I put together a little Silverlight app demonstrating how to drag and drop between different areas of your Silverlight app.  (This isn't drag and drop in the OLE sense, for security reasons Silverlight doesn't support dragging between processes)  I actually did two versions, one in JavaScript and one in C# ((Silverlight 1.0 and Silverlight 1.1 alpha, respectively), although the approach is the same for both.

The experience I wanted to build was that some areas of the application used auto layout, so that when you dropped an item in that area, the item would snap into place.  And I wanted some kind of visual feedback to show where the item would be put.  So I created an element which I called the shadow element, which is that feedback -- shadow element goes where the item will when you release the mouse button.  So when the mouse moves during a drag, we update the location of the shadow element:

 function handleMouseMove (sender, args) {
        var item = sender;
        if (isMouseCaptured) {
            ...
            moveShadow(overPanel);
        }
 }

        function moveShadow(overPanel)
        {
            hideShadow();

            if (overPanel != null && !overPanel.Equals(workspace2)) {
                overPanel.Children.Add(shadowElement);
                arrangePanel(overPanel);
            }
        }

I wanted some of the panels to have auto-layout, a stack panel-like effect, so I wrote a method to do that:

        function arrangeInRow(canvas)
        {
            var next = 10;
            var i;
            for (i = 0; i <canvas.Children.count; i ++) {
                var element = canvas.children.GetItem(i);
                if (element.toString() == "Ellipse") {
                    var child = element;
                    child["Canvas.Left"] = next;
                    child["Canvas.Top"] = 10;
                    next += child.Width;
                    next += 10;
                }
            }
        }

(The if statement in there is a bit of a hack, I was lazy when I wrote the xaml and so my container had some elements I wanted to be laid out -- the ellipses -- and some elements I didn't want layout to move...)  Dave Relyea has a series of layout samples on http://blogs.msdn.com/devdave/archive/2007/05/17/silverlight-1-1-alpha-layout-system-and-controls-framework.aspx.

As the mouse moves around, you need to figure out what it's over.  Scott Barnes describes a technique for doing this in http://blogs.msdn.com/msmossyblog/archive/2007/06/16/performing-a-hittest-with-silverlight.aspx, my code is slightly different since I wrote the first iteration of couple months ago, but it's the same technique.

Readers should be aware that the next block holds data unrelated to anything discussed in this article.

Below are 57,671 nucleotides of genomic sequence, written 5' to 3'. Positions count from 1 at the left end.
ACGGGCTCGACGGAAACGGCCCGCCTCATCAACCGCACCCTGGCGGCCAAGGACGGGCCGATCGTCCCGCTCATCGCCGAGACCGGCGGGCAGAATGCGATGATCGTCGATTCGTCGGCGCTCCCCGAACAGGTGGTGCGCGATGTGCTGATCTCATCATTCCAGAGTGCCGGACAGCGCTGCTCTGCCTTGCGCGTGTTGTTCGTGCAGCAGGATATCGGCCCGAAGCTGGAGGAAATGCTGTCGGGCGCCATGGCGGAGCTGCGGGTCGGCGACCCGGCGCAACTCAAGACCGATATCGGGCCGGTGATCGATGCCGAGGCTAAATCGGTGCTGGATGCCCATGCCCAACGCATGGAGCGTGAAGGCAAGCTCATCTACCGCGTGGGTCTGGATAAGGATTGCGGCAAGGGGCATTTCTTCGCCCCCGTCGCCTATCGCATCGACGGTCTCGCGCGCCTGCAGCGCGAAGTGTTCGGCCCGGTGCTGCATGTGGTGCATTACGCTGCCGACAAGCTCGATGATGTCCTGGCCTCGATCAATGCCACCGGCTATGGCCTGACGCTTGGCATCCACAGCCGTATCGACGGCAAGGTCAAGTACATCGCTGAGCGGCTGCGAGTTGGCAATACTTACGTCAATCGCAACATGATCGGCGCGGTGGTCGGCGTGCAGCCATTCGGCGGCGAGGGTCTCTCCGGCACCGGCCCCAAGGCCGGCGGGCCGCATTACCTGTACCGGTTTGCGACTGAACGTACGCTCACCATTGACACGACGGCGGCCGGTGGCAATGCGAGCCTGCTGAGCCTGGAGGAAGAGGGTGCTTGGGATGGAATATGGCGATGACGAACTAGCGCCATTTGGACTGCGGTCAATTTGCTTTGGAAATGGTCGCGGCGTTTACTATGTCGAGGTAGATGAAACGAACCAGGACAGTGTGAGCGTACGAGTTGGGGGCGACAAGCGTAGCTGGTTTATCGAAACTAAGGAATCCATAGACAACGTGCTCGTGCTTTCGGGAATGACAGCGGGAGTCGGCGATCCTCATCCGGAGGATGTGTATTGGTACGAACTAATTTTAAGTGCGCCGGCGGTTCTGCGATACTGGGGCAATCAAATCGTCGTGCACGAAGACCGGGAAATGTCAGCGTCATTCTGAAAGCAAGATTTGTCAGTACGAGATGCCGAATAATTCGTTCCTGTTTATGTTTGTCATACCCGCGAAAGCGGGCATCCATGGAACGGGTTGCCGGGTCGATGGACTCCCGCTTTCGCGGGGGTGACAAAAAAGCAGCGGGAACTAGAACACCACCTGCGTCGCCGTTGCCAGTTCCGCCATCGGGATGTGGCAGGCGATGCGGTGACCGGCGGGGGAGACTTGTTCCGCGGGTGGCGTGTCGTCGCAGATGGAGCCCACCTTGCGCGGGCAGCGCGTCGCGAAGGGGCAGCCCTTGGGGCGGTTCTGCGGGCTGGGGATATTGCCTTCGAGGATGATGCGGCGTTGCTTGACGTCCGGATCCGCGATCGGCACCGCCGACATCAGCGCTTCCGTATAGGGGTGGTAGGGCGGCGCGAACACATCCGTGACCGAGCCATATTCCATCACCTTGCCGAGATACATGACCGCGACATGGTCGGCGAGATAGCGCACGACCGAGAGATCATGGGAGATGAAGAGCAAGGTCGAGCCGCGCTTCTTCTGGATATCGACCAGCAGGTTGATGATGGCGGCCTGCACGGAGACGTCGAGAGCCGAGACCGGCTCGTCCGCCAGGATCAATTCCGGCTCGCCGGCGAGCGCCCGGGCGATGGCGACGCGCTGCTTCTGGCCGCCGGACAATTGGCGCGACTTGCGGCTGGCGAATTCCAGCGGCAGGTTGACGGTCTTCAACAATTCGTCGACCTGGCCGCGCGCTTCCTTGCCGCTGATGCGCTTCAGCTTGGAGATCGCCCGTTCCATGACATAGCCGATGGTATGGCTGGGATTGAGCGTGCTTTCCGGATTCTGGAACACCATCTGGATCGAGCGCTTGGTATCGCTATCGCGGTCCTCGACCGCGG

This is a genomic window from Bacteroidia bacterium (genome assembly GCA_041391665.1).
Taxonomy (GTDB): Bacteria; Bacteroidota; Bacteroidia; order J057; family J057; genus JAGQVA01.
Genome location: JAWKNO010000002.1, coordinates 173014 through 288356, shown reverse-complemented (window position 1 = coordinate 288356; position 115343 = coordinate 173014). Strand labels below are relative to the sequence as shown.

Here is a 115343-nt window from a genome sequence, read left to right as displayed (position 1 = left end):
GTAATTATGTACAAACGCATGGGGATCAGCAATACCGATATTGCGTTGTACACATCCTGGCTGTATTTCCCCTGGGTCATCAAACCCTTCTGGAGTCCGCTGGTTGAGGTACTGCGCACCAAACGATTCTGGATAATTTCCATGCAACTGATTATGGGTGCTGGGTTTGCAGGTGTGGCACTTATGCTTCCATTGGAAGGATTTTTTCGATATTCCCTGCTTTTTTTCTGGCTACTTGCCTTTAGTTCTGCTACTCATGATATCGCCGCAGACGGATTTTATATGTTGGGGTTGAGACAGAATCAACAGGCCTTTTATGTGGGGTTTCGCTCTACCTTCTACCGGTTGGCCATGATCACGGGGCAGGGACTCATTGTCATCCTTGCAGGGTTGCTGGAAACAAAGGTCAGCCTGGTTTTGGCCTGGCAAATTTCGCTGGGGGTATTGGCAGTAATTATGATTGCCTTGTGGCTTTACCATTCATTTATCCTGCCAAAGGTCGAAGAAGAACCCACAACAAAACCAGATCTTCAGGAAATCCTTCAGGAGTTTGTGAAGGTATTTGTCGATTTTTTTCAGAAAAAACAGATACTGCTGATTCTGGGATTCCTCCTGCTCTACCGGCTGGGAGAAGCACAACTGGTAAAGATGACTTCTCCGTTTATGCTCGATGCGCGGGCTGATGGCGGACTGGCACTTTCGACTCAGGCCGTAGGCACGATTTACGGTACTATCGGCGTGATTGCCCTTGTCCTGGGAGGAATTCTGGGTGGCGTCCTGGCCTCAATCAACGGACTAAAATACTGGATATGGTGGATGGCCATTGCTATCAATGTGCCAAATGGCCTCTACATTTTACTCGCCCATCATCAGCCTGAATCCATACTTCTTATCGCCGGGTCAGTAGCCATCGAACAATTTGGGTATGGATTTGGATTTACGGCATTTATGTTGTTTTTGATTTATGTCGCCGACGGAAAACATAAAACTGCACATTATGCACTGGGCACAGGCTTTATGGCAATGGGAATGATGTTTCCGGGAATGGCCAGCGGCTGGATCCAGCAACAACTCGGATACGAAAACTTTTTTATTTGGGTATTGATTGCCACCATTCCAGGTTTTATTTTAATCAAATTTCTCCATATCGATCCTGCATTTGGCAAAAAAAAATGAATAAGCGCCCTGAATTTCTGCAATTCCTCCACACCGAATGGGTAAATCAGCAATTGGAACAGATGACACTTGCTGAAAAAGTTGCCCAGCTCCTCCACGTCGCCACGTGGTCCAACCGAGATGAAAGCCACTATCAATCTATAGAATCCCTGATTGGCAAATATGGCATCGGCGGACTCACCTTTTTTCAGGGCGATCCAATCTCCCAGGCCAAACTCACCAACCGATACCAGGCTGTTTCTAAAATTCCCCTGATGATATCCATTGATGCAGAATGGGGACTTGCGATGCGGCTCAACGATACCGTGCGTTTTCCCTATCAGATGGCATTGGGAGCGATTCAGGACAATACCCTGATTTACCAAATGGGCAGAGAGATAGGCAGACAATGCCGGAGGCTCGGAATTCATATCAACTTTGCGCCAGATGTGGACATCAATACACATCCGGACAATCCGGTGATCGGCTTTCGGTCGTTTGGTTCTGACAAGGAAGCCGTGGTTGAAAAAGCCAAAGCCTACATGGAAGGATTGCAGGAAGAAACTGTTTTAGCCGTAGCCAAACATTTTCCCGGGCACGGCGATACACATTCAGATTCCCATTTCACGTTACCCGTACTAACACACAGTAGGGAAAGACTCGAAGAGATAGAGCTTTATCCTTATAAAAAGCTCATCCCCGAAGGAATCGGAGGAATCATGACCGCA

As you drag an item between containers, you want the item to be on top of all the other containers.  If you don't do anything special, the item you're moving around will remain part of its original container, and the item will be part of its container's z-order -- so your item will appear on top of some containers but underneath others.  Simplest solution is to change the item's parent, remove it from its container and add it to the root element.  When you do that, you'll need to adjust the Canvas.Left and Canvas.Top properties, which is what this function does:

        function changeParentKeepPosition(item, newParent, e)
        {
            var parent = item.getParent();
            item["Canvas.Top"] = translateY(item["Canvas.Top"], parent, newParent, e);
            item["Canvas.Left"] = translateX(item["Canvas.Left"], parent, newParent, e);
            item.getParent().Children.Remove(item);
            newParent.Children.Add(item);
        }

I wrote the C# version of first, in that version there's a single Translate method that takes a Point.  Unfortunately, creating points in JavaScript is fairly awkward (and createFromXaml doesn't support <Point>), so easiest solution for me was to write separate translateX and translateY functions.  This ended up being the single biggest difference between the JavaScript and C# versions...

        function translateX(point, from, to, e)
        {
            var fromPoint = e.GetPosition(from);
            var toPoint = e.GetPosition(to);
            var delta = fromPoint.X - toPoint.X;
            var result = point - delta;
            return result;
        }

        function translateY(point, from, to, e)
        {
            var toPoint = e.GetPosition(to);
            var fromPoint = e.GetPosition(from);
            var delta = fromPoint.Y - toPoint.Y;
            var result = point - delta;
            return result;
        }

where e is any mouse eventargs...  It's an interesting little trick, although GetPosition was designed for getting the mouse position, with a couple extra lines you can turn it into a general-purpose coordinate transformation routine like the above.